There was little snowfall this winter. When there isn’t a snowpack to melt in the spring, there is drought because the melting snow fills the rivers and creeks and creates spring flowers. So I thought this spring would be sad. It would be sad just like this election had been sad, the healthcare system in this country is sad, the state of the mental health of this nation is sad and so on and so forth. It would be one more thing.
But no one can predict the weather. It rained and rained at the start of this spring and the miraculous happened: flowers bloomed in a frenzy (it’s been a month and I’ve got the same tulips blooming still), trees let out baby leaves before I could blink and the grass roared to green life.
It is one of the greenest springs I have ever known. And now that it’s been going strong for a month, things are happening. The rain has not stopped and now blooming bushes are pulling down fences, sidewalks are disappearing under green and mud, lawns are growing faster than people can mow and the birds never stop singing.
During a walk, I passed by a young tree packed with chickadees. My husband thought the chickadees were cute (they were). I told him they were vying for territory, their cheeps filling the air with lust for power, trees, and land. And as I said these words, I thought of the few things we know about the Celtic pagan past and that this time of year was not a just sweet time but a pulsating, racing, hungry time. Nobody was full of food yet, that wouldn’t be until later on in the summer. The sun was coming back and people obsessively followed, traced, and urged along her every movement.
This is a season when the continuation of life hangs in the balance. Will the sun come back? Will the green come back? Will the birds come back? Will we survive into the next season? Will there be plenty or starvation ahead?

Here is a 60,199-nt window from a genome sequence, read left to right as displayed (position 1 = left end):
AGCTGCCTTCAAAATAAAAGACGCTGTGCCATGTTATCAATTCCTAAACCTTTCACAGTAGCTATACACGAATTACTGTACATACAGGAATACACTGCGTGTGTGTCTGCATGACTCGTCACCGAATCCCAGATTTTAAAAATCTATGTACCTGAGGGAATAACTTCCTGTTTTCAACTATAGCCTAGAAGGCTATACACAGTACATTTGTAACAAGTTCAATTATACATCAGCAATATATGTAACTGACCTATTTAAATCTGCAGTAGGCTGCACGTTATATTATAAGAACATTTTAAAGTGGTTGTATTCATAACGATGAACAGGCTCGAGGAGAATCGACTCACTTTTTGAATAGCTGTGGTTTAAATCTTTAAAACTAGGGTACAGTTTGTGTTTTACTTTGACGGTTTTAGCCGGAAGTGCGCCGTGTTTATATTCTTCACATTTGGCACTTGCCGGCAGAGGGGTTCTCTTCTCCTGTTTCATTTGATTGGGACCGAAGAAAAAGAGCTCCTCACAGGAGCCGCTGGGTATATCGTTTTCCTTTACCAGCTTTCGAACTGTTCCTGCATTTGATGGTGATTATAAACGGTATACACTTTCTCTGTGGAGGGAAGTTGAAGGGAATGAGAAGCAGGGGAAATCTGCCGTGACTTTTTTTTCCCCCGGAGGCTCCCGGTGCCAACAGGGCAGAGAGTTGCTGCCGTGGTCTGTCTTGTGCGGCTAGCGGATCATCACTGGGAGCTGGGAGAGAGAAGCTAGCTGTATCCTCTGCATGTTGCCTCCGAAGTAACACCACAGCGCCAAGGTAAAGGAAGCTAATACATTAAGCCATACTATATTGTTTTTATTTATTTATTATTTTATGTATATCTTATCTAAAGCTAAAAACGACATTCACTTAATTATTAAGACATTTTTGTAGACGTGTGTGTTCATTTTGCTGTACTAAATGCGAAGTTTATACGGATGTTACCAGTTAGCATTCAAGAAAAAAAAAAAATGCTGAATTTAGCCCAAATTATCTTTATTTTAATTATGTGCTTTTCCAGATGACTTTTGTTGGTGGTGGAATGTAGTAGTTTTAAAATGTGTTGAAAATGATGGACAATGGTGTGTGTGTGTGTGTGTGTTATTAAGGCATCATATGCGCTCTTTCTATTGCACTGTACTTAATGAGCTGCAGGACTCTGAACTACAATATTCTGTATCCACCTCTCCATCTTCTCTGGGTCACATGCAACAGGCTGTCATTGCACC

I sit down to eat breakfast and look out the window. In the garden, bleeding heart flowers cascade from slender green stems. Birds disappear in the riotous lawn only to reappear again as they wing upward and away. The maples unfurl their leaves in the sun while the red oaks are more steady, slow, and cautious. A faint, tender green line the tips of their branches. A small squirrel inches to the end of a slender tree branch and places maple tree helicopter seeds in her tiny cheeks.
The holidays have taken a back seat to the sky.
I peer up at the sky every chance I get, noting clouds, colors, and motions. The leaves lie forgotten in the ditches and without their leafy apparel, the tree branches spread overhead like crones’ fingers in the sky. I see through the fingers.
Summer is a claustrophobic time and winter is the great opening. We’re all exposed now, to the sun and wind and elements. Gracious green canopies no longer spread out in umbrella formations, bestowing dappled light and easier breathing. No, it’s time for sullen scolding winds and scudding clouds.
I position my fingers on the trunks of trees to hang on while I view skyward, nearly whisked away by the drama overhead. The great burr oaks are the best for holding. They have seen centuries and still chose to linger on in this world. They’re rooted vast and deep. While I hold onto one, burr oak reminds me that time is like a spool of thread and the spool can be wound or unwound. Time backward or forward. The clouds overhead whisk by on wings of dark intent and their colors etch into my eyes and race to the brain. We are grey together, sometimes closer to white, other times to blue.
The spool unwinds and I am younger and back on my parents’ farm and the clouds are racing there too and I am turning away from them while standing at window. I turn my head and my body follows and I crawl into bed under the quilt/or turn up Winter by Vivaldi/or listen to Tess Wiley’s electric guitar solo/or write stories about an insane family I invented but might as well be my own.
The spool winds and I am back in my town and I am back with the oak. There are no birds flying, the wind is too strong for that, but there are squirrels in the trees, chomping fiercely and their backs and tails are as grey as the sky.